NFA transitional program's new home a work in progress
Norwich - Kathleen Cote, the newly hired principal of the Norwich Free Academy transitional program, stood Wednesday in a gutted room with wires exposed, bare walls and a coating of dust on the floor and construction equipment.
Wednesday was Cote's first day on the job as principal of the program that will replace the city's Thames River Academy and serve 62 Norwich high school students.
The gutted room will be Cote's new office in the building at 90 Sachem St. that will house the transitional program and another new NFA program for special education students ages 18 to 21 who have finished high school.
Rich Rand, NFA's chief financial officer, led a tour of the building as construction workers from G. Schnip Construction continued with their business of completing a $2.5 million renovation project to convert the former office building into a school. The project is on schedule to open by mid-November. Until then, the new transitional program will be housed at the city-owned Bishop School, where Thames River Academy had been located.
Cote said most of the staff for the transitional program has been hired, and she will meet with those teachers and support staff today to plan core class offerings and electives for the incoming students. Before school starts on Aug. 29, students will be invited to an open house at NFA's Frank Center and again at Bishop School.
By mid-September, the interior of the new school building on Sachem Street is expected to be in shape for tours by students and their families, Cote said.
The building will be equipped with a wireless network and will be connected to NFA's computer and telephone systems. Students will hear the NFA morning announcements and will be able to project their laptop screens onto the classroom SMART board, Cote said.
NFA also has hired Tom Dufort from the Windham school system as the transition specialist to lead the special education program, expected to serve about 15 students.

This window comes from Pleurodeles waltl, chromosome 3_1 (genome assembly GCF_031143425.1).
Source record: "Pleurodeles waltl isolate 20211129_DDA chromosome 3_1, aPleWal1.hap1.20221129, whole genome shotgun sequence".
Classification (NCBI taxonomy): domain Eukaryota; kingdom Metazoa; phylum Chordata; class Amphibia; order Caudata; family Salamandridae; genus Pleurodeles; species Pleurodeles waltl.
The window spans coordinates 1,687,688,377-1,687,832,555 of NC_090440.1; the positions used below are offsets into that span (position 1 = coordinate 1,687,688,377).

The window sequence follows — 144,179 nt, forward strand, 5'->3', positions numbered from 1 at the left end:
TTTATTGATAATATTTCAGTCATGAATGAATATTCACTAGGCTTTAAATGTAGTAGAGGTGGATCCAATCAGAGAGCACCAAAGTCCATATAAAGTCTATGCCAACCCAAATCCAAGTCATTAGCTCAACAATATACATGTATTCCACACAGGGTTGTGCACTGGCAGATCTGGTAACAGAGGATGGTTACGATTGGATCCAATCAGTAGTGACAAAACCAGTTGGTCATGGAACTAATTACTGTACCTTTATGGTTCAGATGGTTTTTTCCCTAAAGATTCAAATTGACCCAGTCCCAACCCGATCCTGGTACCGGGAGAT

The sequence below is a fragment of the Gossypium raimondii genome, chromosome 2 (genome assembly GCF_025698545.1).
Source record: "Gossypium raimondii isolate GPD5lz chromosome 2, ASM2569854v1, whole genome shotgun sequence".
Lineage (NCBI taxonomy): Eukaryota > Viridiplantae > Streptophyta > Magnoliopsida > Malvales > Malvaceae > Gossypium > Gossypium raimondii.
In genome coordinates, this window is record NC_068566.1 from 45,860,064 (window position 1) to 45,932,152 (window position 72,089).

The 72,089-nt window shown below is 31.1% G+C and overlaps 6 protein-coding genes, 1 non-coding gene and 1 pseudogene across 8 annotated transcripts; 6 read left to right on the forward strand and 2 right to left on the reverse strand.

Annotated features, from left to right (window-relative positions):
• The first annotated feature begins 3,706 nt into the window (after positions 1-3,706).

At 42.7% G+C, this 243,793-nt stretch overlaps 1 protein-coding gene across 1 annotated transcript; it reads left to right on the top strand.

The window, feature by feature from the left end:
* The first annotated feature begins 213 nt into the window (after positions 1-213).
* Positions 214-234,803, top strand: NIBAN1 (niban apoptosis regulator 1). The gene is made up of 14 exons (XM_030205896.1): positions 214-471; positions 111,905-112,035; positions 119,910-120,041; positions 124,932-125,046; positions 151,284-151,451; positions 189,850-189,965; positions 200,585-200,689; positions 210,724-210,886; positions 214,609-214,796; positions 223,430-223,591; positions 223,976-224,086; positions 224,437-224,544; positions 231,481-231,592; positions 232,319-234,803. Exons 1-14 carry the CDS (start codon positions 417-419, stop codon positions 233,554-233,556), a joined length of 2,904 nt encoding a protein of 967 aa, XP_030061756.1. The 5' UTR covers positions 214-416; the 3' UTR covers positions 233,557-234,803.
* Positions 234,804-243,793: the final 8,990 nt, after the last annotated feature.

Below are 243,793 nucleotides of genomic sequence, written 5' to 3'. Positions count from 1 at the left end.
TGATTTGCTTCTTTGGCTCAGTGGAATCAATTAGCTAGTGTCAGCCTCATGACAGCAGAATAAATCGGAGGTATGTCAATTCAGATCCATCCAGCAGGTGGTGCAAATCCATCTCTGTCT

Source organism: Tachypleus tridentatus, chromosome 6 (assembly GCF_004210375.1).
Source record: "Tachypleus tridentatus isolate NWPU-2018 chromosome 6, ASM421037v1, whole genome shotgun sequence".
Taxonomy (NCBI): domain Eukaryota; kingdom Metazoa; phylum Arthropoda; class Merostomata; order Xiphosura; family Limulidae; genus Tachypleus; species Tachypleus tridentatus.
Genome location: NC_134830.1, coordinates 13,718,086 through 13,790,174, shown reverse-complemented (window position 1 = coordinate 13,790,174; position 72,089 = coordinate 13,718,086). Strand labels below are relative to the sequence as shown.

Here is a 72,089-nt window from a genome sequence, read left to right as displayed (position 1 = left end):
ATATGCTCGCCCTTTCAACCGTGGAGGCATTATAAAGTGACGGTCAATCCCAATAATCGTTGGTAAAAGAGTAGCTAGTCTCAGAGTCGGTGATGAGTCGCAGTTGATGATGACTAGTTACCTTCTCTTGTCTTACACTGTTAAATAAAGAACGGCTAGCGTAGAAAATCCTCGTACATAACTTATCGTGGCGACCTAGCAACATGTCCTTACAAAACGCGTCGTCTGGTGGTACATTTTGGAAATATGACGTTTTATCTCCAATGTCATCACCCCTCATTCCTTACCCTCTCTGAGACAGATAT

NFA Special Education Director Lisa Wheeler said by state law, special education students have a right to public education until age 21, when they transition to state adult programs. The NFA program, titled Lifeskills Employment and Adult Development, will be a post-graduate program. The school will allow students to explore job options, obtain internships, navigate public transportation and prepare for independent life.
The new special education program will occupy the ground floor of the Sachem Street building, where a long room will be equipped with two room dividers to create three classrooms. This floor also will house the school nurse's office, a lunchroom for all students with a door leading to an outside eating area, the campus safety office and bathrooms. Hot lunches will be brought to the building from NFA, as there will be no cooking facilities in the building, Rand said.
The second floor is at street level on Sachem Street. The main entrance will feature a canopy-covered sidewalk where students will get on and off the bus. Inside, a reception desk will be placed in the main lobby outside Cote's new office and the adjacent guidance counselor's office. To the left will be the multipurpose room, which can double as a meeting room or classroom. A conference room will be to the right of the lobby.
Four main classrooms, including one combined art and science lab room, will occupy most of this floor, with a hallway lit from a skylight above. All classrooms will have large windows at both the exterior and interior walls to give a more open atmosphere and allow teachers and Cote to peer into the rooms without disturbing activities, Rand said.
Two more classrooms, including one additional art/science room, will occupy the third floor.
NFA purchased the 20,000-square-foot building for $1.4 million in 2003 when school enrollment was peaking. Some classes and programs, including EMT training, were located in the building, and a three-bay garage in the rear houses the NFA facilities department. When enrollment started to decline, the school print shop was moved there. The print shop will remain in the building, Rand said.
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